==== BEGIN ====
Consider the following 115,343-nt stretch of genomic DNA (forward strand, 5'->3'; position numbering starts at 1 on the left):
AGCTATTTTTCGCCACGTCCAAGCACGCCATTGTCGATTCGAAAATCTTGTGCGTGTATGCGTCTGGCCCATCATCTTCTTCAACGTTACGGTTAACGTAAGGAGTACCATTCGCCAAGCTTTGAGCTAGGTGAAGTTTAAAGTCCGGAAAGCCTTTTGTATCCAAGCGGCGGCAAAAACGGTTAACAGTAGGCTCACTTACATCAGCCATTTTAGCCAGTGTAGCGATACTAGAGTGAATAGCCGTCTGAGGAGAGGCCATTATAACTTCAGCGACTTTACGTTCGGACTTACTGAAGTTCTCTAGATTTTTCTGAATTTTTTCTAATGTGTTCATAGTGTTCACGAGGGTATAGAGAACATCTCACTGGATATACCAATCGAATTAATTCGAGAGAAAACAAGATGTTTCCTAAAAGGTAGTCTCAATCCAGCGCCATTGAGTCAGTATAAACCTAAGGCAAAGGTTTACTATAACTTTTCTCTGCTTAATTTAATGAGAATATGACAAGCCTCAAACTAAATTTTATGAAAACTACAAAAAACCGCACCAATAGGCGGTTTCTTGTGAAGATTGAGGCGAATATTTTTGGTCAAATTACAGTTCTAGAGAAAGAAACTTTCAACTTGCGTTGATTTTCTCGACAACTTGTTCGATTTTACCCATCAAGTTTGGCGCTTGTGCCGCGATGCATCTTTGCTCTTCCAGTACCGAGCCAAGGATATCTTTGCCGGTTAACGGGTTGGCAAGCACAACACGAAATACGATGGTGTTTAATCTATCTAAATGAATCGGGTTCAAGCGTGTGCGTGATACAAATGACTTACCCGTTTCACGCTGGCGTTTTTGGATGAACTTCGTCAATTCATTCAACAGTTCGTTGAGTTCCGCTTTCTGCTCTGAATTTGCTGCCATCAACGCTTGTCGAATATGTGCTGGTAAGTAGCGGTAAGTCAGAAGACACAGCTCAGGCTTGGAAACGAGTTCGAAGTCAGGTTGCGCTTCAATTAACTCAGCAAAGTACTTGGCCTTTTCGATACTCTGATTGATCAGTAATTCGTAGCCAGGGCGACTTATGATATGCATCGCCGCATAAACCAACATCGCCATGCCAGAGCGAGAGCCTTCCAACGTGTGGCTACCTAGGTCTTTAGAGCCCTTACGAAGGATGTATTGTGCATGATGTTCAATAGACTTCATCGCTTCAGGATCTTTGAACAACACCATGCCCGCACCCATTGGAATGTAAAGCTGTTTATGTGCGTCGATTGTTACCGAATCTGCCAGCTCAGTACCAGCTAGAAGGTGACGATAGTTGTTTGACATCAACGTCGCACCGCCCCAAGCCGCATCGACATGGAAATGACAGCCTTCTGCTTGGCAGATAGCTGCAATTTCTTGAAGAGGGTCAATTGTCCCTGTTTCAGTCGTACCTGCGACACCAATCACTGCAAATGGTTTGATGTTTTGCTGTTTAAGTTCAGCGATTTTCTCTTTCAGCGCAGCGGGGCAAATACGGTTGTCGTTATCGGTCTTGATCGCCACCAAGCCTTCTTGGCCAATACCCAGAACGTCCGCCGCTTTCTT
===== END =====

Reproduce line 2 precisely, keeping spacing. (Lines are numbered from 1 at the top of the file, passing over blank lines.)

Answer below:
AGCTATTTTTCGCCACGTCCAAGCACGCCATTGTCGATTCGAAAATCTTGTGCGTGTATGCGTCTGGCCCATCATCTTCTTCAACGTTACGGTTAACGTAAGGAGTACCATTCGCCAAGCTTTGAGCTAGGTGAAGTTTAAAGTCCGGAAAGCCTTTTGTATCCAAGCGGCGGCAAAAACGGTTAACAGTAGGCTCACTTACATCAGCCATTTTAGCCAGTGTAGCGATACTAGAGTGAATAGCCGTCTGAGGAGAGGCCATTATAACTTCAGCGACTTTACGTTCGGACTTACTGAAGTTCTCTAGATTTTTCTGAATTTTTTCTAATGTGTTCATAGTGTTCACGAGGGTATAGAGAACATCTCACTGGATATACCAATCGAATTAATTCGAGAGAAAACAAGATGTTTCCTAAAAGGTAGTCTCAATCCAGCGCCATTGAGTCAGTATAAACCTAAGGCAAAGGTTTACTATAACTTTTCTCTGCTTAATTTAATGAGAATATGACAAGCCTCAAACTAAATTTTATGAAAACTACAAAAAACCGCACCAATAGGCGGTTTCTTGTGAAGATTGAGGCGAATATTTTTGGTCAAATTACAGTTCTAGAGAAAGAAACTTTCAACTTGCGTTGATTTTCTCGACAACTTGTTCGATTTTACCCATCAAGTTTGGCGCTTGTGCCGCGATGCATCTTTGCTCTTCCAGTACCGAGCCAAGGATATCTTTGCCGGTTAACGGGTTGGCAAGCACAACACGAAATACGATGGTGTTTAATCTATCTAAATGAATCGGGTTCAAGCGTGTGCGTGATACAAATGACTTACCCGTTTCACGCTGGCGTTTTTGGATGAACTTCGTCAATTCATTCAACAGTTCGTTGAGTTCCGCTTTCTGCTCTGAATTTGCTGCCATCAACGCTTGTCGAATATGTGCTGGTAAGTAGCGGTAAGTCAGAAGACACAGCTCAGGCTTGGAAACGAGTTCGAAGTCAGGTTGCGCTTCAATTAACTCAGCAAAGTACTTGGCCTTTTCGATACTCTGATTGATCAGTAATTCGTAGCCAGGGCGACTTATGATATGCATCGCCGCATAAACCAACATCGCCATGCCAGAGCGAGAGCCTTCCAACGTGTGGCTACCTAGGTCTTTAGAGCCCTTACGAAGGATGTATTGTGCATGATGTTCAATAGACTTCATCGCTTCAGGATCTTTGAACAACACCATGCCCGCACCCATTGGAATGTAAAGCTGTTTATGTGCGTCGATTGTTACCGAATCTGCCAGCTCAGTACCAGCTAGAAGGTGACGATAGTTGTTTGACATCAACGTCGCACCGCCCCAAGCCGCATCGACATGGAAATGACAGCCTTCTGCTTGGCAGATAGCTGCAATTTCTTGAAGAGGGTCAATTGTCCCTGTTTCAGTCGTACCTGCGACACCAATCACTGCAAATGGTTTGATGTTTTGCTGTTTAAGTTCAGCGATTTTCTCTTTCAGCGCAGCGGGGCAAATACGGTTGTCGTTATCGGTCTTGATCGCCACCAAGCCTTCTTGGCCAATACCCAGAACGTCCGCCGCTTTCTT